If you are a union member, you have a right to have union representation at any interview or meeting that could lead to disciplinary action against you. The Supreme Court case of National Labor Relations Board v. Weingarten, decided in 1975, established this basic entitlement and the procedures for when and how union reps may participate in interviews. Collectively, these rules are referred to as “Weingarten rights.”
The actual lawsuit that led to the establishment of Weingarten rights involved an employee at a lunch counter. Laura Collins was accused of stealing and interviewed by the store manager and a loss prevention specialist. The company believed Collins had taken a large box of chicken but paid only for a small box. Collins said she took only four pieces of chicken – the amount customers receive in a small box – but had to put it in a large box because the store was out of small boxes. Her story checked out, and Collins was cleared.
From these humble facts, Weingarten rights were born. During the interview, Collins asked several times for her union rep or shop steward, but the company wouldn't grant her request. Although management asked Collins to keep the interview to herself, Collins told her shop steward about it and the union filed an unfair labor practice charge against the company. Ultimately, the Supreme Court decided that an employee is entitled to union representation for investigatory interviews.
An employee who reasonably believes that an investigatory interview could lead to discipline is entitled to ask for union representation. An investigatory interview is a meeting with management at which the employee will be questioned or asked to explain his or her conduct, and which could lead to disciplinary action against the employee.
The employer is not obligated to inform employees of their Weingarten rights or to ask whether an employee would like a union rep at a meeting or interview. The employee must affirmatively request union representation.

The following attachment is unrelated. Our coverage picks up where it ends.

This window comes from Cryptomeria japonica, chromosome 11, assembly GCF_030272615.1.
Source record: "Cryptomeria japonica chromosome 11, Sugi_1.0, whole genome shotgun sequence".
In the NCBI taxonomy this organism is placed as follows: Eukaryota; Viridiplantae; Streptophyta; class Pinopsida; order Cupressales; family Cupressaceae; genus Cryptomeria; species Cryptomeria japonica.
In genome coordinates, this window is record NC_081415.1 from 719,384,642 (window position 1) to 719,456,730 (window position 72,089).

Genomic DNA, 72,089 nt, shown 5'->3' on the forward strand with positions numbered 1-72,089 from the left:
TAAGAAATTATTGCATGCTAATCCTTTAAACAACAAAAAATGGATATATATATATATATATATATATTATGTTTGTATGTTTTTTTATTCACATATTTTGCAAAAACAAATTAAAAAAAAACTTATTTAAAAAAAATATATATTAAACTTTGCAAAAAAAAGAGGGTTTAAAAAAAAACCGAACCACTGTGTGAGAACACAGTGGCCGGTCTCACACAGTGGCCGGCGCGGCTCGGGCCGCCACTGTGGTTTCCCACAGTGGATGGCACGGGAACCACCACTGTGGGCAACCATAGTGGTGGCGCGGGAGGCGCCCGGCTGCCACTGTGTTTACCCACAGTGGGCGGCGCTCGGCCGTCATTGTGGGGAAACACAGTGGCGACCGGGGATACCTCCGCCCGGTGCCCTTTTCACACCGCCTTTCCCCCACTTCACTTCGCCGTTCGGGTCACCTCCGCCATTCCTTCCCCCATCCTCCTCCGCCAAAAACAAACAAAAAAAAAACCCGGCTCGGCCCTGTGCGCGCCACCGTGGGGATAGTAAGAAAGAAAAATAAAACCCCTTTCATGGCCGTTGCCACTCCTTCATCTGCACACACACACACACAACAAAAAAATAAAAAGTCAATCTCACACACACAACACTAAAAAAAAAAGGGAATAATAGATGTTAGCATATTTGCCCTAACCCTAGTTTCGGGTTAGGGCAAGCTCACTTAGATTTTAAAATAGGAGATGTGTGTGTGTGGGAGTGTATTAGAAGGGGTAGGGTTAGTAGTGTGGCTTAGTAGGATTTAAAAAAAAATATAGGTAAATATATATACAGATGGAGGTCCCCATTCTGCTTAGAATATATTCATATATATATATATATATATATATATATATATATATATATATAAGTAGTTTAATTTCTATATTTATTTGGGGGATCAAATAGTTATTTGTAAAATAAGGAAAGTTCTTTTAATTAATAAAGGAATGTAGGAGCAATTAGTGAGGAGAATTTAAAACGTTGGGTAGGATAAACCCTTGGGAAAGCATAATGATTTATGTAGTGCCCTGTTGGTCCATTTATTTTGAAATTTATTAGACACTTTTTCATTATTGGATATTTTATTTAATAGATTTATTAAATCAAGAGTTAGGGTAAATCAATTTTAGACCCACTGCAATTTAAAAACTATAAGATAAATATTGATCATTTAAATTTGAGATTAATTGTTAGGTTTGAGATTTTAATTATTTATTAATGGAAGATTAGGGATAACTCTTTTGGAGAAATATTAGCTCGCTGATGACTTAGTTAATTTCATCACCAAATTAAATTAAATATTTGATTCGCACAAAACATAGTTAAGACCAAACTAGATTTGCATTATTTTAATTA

Once an employee requests representation, the employer may not proceed with the interview without the union representative. However, the employee need not conduct the interview at all: It may interview the employee with the union rep present, or refuse to allow the union rep and discontinue the interview, carrying on its investigation by other means.
The employer is under no duty to bargain with the union representative at the investigatory interview. The rep is present only to assist the employee. For example, the rep can clarify the facts, provide additional information, or suggest possible witnesses. The employer is free to insist that the employee provide his or her own version of the events under investigation.
Although some employers believe they are required only to allow a union rep to observe the interview without participating, Weingarten clearly gives employees the right to assistance from the rep. At the same time, however, a rep who consistently interrupts the proceedings or instructs an employee not to answer questions has likely overstepped his or her authority.
Today, it's clear that only employees who are in a union have Weingarten rights. For a few years, however, this right applied to everyone. In 2000, the National Labor Relations Board (NLRB) extended Weingarten rights to all employees, whether or not they were in a union. Non-union employees were entitled to ask that a coworker be present at investigatory interviews. However, the NLRB reversed itself in 2004, going back to its previous interpretation that only union members have Weingarten rights.
To learn more about union-related rights, see Nolo's section on Labor Unions.